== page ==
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Olympic Medal Opens Doors For Ex-Skier

November 22, 1996

PARK CITY, Utah (AP) _ Only later did Jurij Franko realize that he struck gold when he skied to a silver medal in the 1984 Winter Olympics.

The native of Slovenia was skiing for the then Yugoslavia, the host country for the 1984 Games, and his medal-winning performance in the giant slalom was the first ever for the country in a winter games. He became an instant celebrity.

``I didn’t think it would change anything,″ Franko said Friday in the Park City press center, where he is working with a Japanese TV company covering the America’s Opening World Cup ski races.

``I told my parents, `This is not going to change anything.′ I meant that on a personal basis, but I had absolutely no idea what affect it would have.

``I remember being surprised when I read a little piece on me in The New York Times during the Olympics and it said I left the awards ceremony accompanied by a guy in a dark brown coat and hat _ probably my agent. I didn’t even know what an agent was. In Yugoslavia, that was not a concept; we were true amateurs at that time.

``More than anything, an Olympic medal is a wonderful name card _ not a business card ... You can knock on any door and people won’t close the door on you. They’ll listen.

``I had no idea particularly how this would be appreciated in the United States, where the Olympics are very popular. In Europe we have many ski champions and here I was with only a silver medal. But in the United States, it is enough to say you are an Olympian.″

Once inside, he’s made the most of his other talents.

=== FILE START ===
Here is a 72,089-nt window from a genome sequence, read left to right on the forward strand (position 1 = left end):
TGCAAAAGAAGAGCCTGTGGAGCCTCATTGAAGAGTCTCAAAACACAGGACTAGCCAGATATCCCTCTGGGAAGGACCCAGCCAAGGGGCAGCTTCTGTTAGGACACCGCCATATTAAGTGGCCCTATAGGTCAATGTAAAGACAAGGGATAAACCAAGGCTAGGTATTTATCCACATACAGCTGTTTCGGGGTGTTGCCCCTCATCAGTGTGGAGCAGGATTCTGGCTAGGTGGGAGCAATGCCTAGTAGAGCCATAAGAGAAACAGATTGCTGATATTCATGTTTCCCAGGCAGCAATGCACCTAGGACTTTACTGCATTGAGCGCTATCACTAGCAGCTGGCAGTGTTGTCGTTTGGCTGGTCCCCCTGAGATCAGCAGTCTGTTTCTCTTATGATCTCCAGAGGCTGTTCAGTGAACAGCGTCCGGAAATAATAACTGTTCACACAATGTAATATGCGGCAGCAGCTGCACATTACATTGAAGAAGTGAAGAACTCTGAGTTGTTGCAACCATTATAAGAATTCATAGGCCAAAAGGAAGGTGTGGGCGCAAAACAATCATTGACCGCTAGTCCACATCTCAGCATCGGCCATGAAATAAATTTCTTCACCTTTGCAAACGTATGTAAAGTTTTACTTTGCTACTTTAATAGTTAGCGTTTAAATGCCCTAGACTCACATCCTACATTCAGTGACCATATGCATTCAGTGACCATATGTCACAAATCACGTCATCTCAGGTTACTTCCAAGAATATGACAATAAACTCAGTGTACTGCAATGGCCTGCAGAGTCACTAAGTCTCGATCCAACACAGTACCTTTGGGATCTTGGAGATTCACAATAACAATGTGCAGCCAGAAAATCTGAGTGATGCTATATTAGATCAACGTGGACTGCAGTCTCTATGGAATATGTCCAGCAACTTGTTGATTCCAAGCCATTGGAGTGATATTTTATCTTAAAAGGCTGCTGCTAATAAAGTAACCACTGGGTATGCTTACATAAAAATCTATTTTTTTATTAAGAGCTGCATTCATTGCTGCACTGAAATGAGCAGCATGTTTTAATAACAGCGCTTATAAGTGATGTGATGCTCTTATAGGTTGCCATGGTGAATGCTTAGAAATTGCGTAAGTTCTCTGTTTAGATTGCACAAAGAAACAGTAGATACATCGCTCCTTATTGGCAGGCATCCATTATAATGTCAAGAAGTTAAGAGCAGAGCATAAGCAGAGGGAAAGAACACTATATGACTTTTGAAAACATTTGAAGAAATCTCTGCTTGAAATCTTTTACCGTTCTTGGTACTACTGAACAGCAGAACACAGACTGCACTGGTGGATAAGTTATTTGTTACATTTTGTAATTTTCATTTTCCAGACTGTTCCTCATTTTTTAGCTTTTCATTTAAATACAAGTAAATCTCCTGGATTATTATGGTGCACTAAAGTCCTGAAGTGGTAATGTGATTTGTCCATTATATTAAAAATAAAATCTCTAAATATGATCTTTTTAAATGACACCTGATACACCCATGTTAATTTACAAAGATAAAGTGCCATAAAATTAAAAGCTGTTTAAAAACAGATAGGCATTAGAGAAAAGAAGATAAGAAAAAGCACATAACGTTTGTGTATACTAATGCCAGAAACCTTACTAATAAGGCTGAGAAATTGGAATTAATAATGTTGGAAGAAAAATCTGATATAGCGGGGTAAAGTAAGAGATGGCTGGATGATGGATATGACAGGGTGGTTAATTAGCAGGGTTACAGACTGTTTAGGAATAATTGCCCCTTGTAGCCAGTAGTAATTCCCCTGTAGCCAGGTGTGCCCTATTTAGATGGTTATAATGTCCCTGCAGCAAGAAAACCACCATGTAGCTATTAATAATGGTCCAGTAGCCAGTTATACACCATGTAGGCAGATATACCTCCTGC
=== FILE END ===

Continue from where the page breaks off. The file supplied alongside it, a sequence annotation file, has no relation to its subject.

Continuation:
``After I stopped racing actively on the World Cup, I wanted to go to the States, to Japan. I always had this need to see how the outside world is, by myself. When you travel with the team, you are sort of in a cocoon and it’s hard to experience the cultures.″

Always a popular and articulate racer, Franko has carried his gift for languages _ he speaks seven fluently _ into a variety of businesses.

He represented the Park City Ski Area during a brief fling as a professional racer in the United States in 1985 and 1986, then came into contact with the world of Japanese business after relocating to California.

While learning Japanese, he established ties with Fuji TV, began marketing a highly successful line of autographed ski clothing and began working with the Japanese Ski Federation to develop young athletes worthy of skiing at the World Cup level.

``There are 20 million skiers in Japan but most of them don’t get into skiing until they are in universities. Very few are really racers, who would start racing when they are very little and go through the whole program.

``The school system there doesn’t really promote ski racing at a high level like the schools in Europe. In Europe, you have the opportunity to skip classes, you have ski gymnasiums like in Austria, where they are focusing on your studies after the ski season. That’s how my school worked in Slovenia. I wasn’t in school from October until April and I did everything in school in September and then in May and June as well as in the summer.

Franko has worked five years with a sports foundation in Japan trying to get school systems to recognize the special needs of winter athletes. It has helped, he says, that Nagano will be the host for the 1998 Winter Olympics.

``In Japan, you don’t get any flexibility until university, but by that time it is too late to become a racer.″

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